Sunday, December 18, 2016

John Montague

 Neither of the newspapers we subscribe to, The New York Times and The Washington Post, has noticed the death of John Montague on December 9. I heard of it only via Books, Inq.

It had been a while since I looked into the volumes I have, Selected Poems (1982) and The Dead Kingdom (1984); a few poems are found in both. Some I remember from first reading thirty years ago still: "Clear the Way", "The Cage", "Killing the Pig", "Country Matters", "Life Class", the prose poems "The Huntsman's Apology" and "Coming Events". The last begins
In the Stadzmuseum at Bruges, there is a picture by Gerard David of a man being flayed.
That picture is "The Judgment of Cambyses", as we discovered when in Bruges some years ago.

The poem "A Private Reason" begins
As I walked out at Merval with my wife
Both of us sad, for a private reason,
We found the perfect silence for it,
A beech leaf severed, like the last
Living thing in the world, to crease
The terraced snow, as we
Walked out by Merval.
The Collected Poems of 1995 must comprehend Selected Poems and The Dead Kingdom. Wake Forest Press, which published them all, keeps in print several of his other volumes as well. And it offers as its poem of the week Montague's "At Last", which you can find in Collected Poems.


  1. When I moved to Albany long, long ago, I took a community fiction workshop at the NYS Writer's Institute to try and meet some other writers. It was his, and limited to five writers. He was very kind and amusing, and later on I had the luck of a blurb from him on one of my books.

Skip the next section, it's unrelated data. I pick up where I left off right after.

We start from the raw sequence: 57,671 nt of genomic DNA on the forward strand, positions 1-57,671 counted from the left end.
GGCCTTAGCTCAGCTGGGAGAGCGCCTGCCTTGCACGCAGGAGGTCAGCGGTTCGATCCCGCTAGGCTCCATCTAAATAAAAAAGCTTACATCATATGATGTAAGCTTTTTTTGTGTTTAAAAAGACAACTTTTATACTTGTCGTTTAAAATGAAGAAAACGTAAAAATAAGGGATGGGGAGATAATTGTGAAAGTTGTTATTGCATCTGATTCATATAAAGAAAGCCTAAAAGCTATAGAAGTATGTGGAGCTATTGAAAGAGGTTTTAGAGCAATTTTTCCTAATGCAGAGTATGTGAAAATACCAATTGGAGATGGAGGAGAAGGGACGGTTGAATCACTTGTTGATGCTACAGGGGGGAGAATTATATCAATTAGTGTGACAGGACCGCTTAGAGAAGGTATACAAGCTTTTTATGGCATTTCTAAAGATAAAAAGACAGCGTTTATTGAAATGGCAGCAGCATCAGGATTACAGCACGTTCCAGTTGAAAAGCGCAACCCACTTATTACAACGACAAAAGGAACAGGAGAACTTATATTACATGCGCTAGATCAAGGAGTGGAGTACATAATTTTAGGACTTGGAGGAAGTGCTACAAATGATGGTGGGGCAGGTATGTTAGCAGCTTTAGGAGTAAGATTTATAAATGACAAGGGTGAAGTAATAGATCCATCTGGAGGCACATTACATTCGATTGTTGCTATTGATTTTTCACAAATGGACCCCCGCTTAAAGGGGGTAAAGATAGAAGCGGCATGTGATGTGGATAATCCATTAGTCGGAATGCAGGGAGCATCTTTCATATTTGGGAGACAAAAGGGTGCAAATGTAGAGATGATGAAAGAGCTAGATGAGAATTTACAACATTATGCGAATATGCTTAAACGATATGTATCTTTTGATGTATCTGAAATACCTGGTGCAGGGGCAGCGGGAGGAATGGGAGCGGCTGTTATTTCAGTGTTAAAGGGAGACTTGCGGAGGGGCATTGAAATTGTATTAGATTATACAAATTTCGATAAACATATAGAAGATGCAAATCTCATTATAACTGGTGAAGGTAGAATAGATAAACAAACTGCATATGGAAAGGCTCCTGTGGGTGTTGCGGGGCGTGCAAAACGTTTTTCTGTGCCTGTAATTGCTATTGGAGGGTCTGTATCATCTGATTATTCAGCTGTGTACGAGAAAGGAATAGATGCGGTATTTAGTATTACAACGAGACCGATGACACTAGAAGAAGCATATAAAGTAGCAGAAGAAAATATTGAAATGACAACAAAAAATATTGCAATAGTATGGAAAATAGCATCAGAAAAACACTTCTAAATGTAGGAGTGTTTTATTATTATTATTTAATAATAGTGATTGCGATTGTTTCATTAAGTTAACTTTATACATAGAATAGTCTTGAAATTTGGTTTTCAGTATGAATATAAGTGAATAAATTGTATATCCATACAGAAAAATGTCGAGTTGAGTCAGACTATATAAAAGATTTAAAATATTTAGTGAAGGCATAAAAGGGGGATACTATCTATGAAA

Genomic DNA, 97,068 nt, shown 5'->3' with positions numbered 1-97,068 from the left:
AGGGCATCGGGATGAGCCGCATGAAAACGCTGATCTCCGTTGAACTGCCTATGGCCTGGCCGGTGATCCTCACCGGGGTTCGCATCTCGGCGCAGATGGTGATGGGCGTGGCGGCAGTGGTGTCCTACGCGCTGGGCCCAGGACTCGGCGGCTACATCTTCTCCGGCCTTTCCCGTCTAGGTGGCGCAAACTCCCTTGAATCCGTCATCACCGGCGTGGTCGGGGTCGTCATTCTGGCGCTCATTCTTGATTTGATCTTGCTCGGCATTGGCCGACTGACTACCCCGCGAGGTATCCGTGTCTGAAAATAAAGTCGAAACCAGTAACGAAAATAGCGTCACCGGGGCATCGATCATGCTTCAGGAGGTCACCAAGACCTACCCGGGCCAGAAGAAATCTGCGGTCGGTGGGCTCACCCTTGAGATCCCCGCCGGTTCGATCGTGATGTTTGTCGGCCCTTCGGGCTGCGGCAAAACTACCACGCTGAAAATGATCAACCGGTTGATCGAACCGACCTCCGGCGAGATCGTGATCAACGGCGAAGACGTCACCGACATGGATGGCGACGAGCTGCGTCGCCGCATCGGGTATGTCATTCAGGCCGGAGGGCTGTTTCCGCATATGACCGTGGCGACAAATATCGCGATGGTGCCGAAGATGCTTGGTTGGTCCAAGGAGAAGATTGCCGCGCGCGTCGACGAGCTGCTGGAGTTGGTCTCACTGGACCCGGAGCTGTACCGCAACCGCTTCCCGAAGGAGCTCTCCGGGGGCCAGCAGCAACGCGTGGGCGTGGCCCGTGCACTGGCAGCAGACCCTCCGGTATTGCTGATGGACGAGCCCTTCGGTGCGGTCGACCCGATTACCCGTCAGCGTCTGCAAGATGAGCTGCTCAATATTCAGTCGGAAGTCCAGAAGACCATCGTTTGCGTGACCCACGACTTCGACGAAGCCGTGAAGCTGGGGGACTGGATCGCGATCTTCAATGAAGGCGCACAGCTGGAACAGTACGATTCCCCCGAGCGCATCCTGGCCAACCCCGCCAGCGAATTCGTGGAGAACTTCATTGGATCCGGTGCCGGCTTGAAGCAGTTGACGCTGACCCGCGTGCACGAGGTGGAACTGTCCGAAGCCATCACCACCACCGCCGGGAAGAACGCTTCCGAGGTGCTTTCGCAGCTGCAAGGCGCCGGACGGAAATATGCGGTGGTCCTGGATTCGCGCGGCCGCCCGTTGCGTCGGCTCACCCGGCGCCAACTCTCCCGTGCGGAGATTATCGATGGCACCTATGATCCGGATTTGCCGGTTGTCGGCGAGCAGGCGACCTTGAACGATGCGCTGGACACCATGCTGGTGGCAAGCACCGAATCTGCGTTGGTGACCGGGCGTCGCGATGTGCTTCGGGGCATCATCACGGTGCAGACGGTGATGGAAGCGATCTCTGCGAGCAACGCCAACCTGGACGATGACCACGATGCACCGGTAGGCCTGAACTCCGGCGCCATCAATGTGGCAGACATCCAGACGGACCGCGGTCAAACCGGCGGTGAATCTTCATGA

1. And yes, it is too bad that there was not more notice, though not surprising these days. I think that I found out via twitter.

    2. Most interesting. I understood that head written stories, but have never seen nor tracked them down. An acquaintance who had worked for USIA spoke of meeting Montague, but did not, apparently, know his poetry--the discussion arose because he had spotted The Selected Poems in our house. I wish I could remember what if anything he said about Montague.

      One would think that a Brooklyn-born Irish poet would get a notice in the New York Times. I'm pretty sure that I read a piece by Montague in the Times long ago.

    3. You would think, yes. Sad. Wish that I had jotted down some of the things he had to say at the time....